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Old 05-06-2008, 12:54 AM   #1
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conduit and fittings


while at Lowes I thought I'd check out their electrical stuff for my upcoming project of running about 100' of conduit and wires for a range. there is evidently a HUGE difference in the price of conduit between regular EMT and what is known as RIGID conduit. Lowes only carries RIGID and it's $16 for a 10' length of 3/4 vs $4.50 at HD for a 10' length of EMT!
where would you use that tougher RIGID stuff? I'll bet it's not easy to cut or bend! (it's galvanized steel)
as far as fittings go, the prices at Lowes seem to be high, I'm going to check the prices at a regular electrical supply place tomorrow.
no wonder getting electrical work done is so expensive, that and the price of gas will definitely put a dent in your paycheck!

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Old 05-06-2008, 06:31 AM   #2
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Look around some more at the lowes. They carry EMT at virtually the same price as HD.

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Old 05-06-2008, 06:46 AM   #3
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You don't need Rigid, EMT will work just fine for you. If you use Rigid then you will also need a threader, it's not work it.
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Old 05-06-2008, 08:38 AM   #4
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Listen to Silk. I wouldn't go near ridgid pipe unless I had to. In addition to that threader he mentioned, you also need something to cut that pipe very cleanly and straight. Then you need to ream the ends. And if you overthread? Bending anything over 1/2" is no picnic either.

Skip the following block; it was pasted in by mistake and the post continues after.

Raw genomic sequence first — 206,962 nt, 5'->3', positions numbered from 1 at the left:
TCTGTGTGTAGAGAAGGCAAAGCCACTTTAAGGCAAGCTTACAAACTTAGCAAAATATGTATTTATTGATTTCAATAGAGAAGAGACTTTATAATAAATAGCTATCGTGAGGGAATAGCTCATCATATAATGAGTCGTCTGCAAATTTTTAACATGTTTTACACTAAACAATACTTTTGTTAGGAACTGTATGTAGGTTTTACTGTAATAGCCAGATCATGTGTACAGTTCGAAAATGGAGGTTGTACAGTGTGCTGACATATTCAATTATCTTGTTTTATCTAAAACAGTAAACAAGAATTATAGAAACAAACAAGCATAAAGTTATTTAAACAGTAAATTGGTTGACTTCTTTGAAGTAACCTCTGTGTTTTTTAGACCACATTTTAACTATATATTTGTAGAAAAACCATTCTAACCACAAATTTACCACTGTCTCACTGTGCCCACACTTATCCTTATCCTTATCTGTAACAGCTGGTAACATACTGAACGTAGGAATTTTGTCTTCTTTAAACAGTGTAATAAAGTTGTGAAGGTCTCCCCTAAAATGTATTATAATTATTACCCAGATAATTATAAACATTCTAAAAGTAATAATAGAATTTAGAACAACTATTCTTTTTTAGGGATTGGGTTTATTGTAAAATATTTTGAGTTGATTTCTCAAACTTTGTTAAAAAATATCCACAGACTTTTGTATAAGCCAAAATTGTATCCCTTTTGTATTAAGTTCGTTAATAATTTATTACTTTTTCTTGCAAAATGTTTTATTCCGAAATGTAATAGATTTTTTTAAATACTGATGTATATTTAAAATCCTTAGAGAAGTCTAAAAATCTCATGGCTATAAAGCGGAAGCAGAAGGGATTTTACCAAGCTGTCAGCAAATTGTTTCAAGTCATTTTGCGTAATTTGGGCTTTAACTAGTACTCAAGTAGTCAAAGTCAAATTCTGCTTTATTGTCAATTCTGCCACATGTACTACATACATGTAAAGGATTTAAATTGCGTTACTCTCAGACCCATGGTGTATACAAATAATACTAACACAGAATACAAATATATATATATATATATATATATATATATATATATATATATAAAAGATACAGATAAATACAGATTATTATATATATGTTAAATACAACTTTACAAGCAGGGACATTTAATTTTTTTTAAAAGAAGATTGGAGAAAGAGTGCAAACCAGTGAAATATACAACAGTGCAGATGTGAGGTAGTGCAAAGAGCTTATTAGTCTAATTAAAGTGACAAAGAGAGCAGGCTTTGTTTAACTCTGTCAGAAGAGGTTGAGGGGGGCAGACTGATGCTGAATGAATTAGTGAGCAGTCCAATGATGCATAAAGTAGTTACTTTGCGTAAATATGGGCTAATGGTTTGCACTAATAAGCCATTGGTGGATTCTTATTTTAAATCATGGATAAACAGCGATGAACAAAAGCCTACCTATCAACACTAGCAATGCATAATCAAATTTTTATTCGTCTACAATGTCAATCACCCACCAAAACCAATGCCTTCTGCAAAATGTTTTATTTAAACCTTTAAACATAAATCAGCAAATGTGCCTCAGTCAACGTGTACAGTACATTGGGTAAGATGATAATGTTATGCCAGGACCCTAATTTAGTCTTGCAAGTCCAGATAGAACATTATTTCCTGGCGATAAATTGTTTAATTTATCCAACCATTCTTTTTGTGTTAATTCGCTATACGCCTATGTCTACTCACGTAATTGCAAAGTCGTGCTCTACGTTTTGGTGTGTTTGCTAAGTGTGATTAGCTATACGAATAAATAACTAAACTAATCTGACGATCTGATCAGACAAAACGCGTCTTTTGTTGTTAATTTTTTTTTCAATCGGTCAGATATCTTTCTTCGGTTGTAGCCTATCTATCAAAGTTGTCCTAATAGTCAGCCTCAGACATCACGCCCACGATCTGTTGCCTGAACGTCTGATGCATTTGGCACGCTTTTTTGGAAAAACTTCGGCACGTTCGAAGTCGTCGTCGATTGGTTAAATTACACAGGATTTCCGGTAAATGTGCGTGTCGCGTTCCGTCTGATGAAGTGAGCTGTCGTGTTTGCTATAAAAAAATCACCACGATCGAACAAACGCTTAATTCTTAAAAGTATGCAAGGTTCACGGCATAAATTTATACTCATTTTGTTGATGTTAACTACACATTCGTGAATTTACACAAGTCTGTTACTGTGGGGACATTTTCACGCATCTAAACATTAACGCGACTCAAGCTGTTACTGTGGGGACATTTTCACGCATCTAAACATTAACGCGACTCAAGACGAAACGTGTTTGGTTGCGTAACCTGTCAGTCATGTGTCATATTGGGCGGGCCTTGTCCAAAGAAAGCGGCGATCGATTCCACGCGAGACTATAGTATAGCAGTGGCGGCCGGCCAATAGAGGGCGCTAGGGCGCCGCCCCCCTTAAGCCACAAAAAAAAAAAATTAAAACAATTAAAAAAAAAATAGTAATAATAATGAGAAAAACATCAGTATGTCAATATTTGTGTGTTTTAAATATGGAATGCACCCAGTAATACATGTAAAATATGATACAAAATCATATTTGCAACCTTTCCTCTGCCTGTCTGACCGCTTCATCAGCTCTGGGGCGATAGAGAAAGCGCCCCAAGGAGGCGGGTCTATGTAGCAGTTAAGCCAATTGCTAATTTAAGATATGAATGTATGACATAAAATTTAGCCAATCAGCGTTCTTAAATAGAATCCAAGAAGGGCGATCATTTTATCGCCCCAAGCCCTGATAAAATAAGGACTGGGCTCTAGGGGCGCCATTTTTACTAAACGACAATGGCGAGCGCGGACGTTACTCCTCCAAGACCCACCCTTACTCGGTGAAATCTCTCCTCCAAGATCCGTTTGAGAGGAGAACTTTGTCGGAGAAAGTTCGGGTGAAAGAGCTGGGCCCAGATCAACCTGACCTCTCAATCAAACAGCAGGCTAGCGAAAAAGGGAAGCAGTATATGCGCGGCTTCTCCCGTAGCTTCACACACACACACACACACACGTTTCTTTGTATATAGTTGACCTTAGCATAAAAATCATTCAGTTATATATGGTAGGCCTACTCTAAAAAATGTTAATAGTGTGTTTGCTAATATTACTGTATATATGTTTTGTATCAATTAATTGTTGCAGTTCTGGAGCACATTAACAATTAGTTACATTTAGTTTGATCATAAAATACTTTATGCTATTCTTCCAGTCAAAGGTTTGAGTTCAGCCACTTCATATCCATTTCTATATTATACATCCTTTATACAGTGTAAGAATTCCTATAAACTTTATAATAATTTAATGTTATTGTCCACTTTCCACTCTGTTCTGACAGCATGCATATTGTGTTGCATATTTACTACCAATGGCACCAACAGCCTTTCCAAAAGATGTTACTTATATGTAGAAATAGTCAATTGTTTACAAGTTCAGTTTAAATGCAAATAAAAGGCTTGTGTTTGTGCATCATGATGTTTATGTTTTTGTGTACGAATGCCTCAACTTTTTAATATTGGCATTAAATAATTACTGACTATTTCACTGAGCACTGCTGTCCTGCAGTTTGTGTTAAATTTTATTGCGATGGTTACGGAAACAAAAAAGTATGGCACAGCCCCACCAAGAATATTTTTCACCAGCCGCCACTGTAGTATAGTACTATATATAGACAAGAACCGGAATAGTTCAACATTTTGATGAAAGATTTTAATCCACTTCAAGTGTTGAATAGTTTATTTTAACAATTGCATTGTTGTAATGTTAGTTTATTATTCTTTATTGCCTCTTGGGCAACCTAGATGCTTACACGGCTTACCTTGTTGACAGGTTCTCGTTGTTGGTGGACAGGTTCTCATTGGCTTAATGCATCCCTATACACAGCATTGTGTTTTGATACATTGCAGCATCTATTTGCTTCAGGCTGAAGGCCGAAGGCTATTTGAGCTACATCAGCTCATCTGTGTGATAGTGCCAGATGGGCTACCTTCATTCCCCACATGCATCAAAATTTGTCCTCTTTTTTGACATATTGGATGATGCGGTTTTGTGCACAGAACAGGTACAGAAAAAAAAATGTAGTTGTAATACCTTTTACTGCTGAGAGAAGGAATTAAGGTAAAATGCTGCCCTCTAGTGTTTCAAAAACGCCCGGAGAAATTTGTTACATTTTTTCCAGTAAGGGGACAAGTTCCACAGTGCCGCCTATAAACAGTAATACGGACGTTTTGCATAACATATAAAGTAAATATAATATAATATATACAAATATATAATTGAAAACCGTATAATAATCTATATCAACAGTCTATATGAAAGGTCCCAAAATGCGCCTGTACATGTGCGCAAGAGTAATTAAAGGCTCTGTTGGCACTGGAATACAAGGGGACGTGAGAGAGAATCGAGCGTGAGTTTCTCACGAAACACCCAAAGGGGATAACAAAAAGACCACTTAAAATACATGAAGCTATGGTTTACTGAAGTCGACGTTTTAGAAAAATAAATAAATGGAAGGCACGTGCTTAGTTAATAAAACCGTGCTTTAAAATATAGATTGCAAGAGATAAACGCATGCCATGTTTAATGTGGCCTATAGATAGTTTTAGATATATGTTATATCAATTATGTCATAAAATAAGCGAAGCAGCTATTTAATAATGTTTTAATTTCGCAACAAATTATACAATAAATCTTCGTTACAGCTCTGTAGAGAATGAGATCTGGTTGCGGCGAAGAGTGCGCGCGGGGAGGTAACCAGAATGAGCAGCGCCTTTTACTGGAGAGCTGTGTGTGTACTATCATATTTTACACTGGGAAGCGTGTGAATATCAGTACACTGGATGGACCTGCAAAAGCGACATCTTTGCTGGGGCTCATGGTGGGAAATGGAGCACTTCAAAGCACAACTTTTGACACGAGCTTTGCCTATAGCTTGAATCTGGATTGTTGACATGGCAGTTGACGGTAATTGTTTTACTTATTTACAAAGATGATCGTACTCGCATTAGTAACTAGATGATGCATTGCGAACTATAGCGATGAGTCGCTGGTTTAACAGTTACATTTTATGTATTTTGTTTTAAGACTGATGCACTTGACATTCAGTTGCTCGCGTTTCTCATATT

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Old 05-06-2008, 08:59 AM   #5
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My question is why on earth are you running conduit to a range?????
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Old 05-06-2008, 09:34 AM   #6
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Quote:
Originally Posted by analogmusicman View Post
where would you use that tougher RIGID stuff?
It's primarily used in industrial and some commercial construction where mechanical damage is a concern. I've never seen it used inside a residential dwelling, only for exterior uses such as for services.

It is truly amazing to watch a journeyman run a rack of 3" RGS pipes and have all the kicks, offsets, 90's all line up perfectly. The fact that the entire conduit system is threaded requires even more skill and planning on the part of the electrician to actually install the stuff (yeah, I know, you DO find Erickson's on occasion).
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Old 05-06-2008, 11:27 AM   #7
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We use rigid metal conduit for locations that are hazardous, like gas station islands, or subject to severe damage like ally ways where it could be hit by cars and trucks. In industrial plants. It is also used underground. And in wet or corrosive locations. It is threaded, so any cuts must be re-threaded, and the thread takes a special die, which is straight thread and not tapered like plumbing pipe threads. It is harder to bend than thin wall. It comes in many materials, galvanized steel, stainless steel, brass, and aluminum.

No need to use it for your range.
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Old 05-06-2008, 06:32 PM   #8
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Quote:
Originally Posted by thekctermite View Post
My question is why on earth are you running conduit to a range?????

well,"kc" the conduit has to run outside the house.

NO,I'm definitely NOT even thinking of using the RIGID stuff! was just curious...